The following scene takes place on May 29, 1958, at the Little Rock Central High School graduation. On that day, Ernest Green, became the first black person graduate from Little Rock Central High School, after he and eight other African American teenagers (known as the Little Rock Nine,) enrolled at the school. Their enrollment was followed by the Little Rock Crisis, an event in which Governor Orval Faubus attempted to prevent the students from entering the racially segregated school, and President Eisenhower sent federal troops to protect the nine students.
NOTE: I have researched all historical events to the best of my ability to assure historical accuracy. However, if you should read and see errors, please don’t hesitate to let me know!
As the sun set behind the stadium, the warm, humid air turned damp and cool. Sachi buttoned her sweater as she watched the long procession of graduates begin to cross the stage.
Adams, Anderson, Avery…Baker, Bevins, Brown… Cheers came in waves through the audience, led by family and friends of each graduate. Carver, Cassidy, Clayton…Davis, Decker, Draper…More whistles and cheers. Eckhardt, Edwards, Evans…Fenton, Flanders, Franks…Sachi sat up straight, excited to see history made when Ernest Green crossed the stage.
Gavin, Gotwals . . . more cheering, and Sachi prepared to cheer for the only person she’d come to see.
She stood to clap, but Terrence grabbed her arm and pulled her down. Silence shuddered through the night and she felt a thousand eyes upon her.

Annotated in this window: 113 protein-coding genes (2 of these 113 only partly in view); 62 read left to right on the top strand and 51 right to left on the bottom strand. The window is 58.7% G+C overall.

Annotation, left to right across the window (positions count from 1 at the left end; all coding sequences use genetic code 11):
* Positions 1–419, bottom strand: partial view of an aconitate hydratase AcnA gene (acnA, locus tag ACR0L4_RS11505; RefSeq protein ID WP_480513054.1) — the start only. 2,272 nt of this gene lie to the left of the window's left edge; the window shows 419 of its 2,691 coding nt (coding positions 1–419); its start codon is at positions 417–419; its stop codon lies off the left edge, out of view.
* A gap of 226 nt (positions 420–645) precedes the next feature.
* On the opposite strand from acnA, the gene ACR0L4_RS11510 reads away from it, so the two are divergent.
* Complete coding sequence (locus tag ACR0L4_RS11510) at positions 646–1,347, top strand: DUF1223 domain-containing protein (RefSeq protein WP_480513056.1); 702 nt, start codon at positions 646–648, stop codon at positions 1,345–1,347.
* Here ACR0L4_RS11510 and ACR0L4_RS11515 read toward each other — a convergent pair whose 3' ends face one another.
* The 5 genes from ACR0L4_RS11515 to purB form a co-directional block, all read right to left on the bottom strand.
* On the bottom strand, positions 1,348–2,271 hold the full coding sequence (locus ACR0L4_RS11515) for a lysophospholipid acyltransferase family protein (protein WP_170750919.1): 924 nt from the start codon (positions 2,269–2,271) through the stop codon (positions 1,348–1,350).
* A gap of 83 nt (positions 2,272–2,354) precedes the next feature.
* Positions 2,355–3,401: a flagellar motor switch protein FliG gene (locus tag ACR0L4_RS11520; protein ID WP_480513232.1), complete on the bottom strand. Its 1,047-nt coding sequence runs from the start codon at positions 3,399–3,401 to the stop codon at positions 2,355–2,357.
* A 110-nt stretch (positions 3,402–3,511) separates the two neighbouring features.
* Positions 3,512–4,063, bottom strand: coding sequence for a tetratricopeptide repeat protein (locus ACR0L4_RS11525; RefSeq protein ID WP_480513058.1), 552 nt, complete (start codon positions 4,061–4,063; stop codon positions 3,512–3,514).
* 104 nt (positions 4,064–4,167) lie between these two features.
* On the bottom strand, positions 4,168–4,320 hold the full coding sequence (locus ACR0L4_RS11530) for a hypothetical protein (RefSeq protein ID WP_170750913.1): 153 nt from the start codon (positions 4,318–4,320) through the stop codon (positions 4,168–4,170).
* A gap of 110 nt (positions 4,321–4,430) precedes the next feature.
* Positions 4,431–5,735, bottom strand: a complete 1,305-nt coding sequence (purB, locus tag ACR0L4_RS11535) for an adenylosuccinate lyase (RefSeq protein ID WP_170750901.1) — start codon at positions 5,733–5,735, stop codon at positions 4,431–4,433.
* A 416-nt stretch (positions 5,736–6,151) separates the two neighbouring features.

But the first Negro to graduate from Little Rock Central High School walked across that stage with his head held high. And his mama watched, like they were the only two people in the world.
The cheering continued with the call of the next name, and Sachi again felt the complete loneliness of being in a group of those not wanted. The only comfort she found was in the congratulations being whispered up and down the row of colored people.
The rest of the ceremony dragged on, from H through Z. She only clapped because everyone else in her row clapped, perhaps to be polite. Or, perhaps they were afraid of what would happen if they didn’t.
When at last the graduates sang “On Tigers!” and tossed their caps into the air, Sachi had never been so happy for an event to be over.
As they turned to leave, Terrence touched her arm. “Sachi, Jubie, wait. There’s someone else I’d like you to meet before we leave.”
When Sachi turned around, she saw the man who had been sitting beside Daisy now stood next to Terrence.
“Sachi, Jubie, this is Dr. Martin Luther King. Dr. King, these are my friends, Sachi Clark and Jubie Franklin.”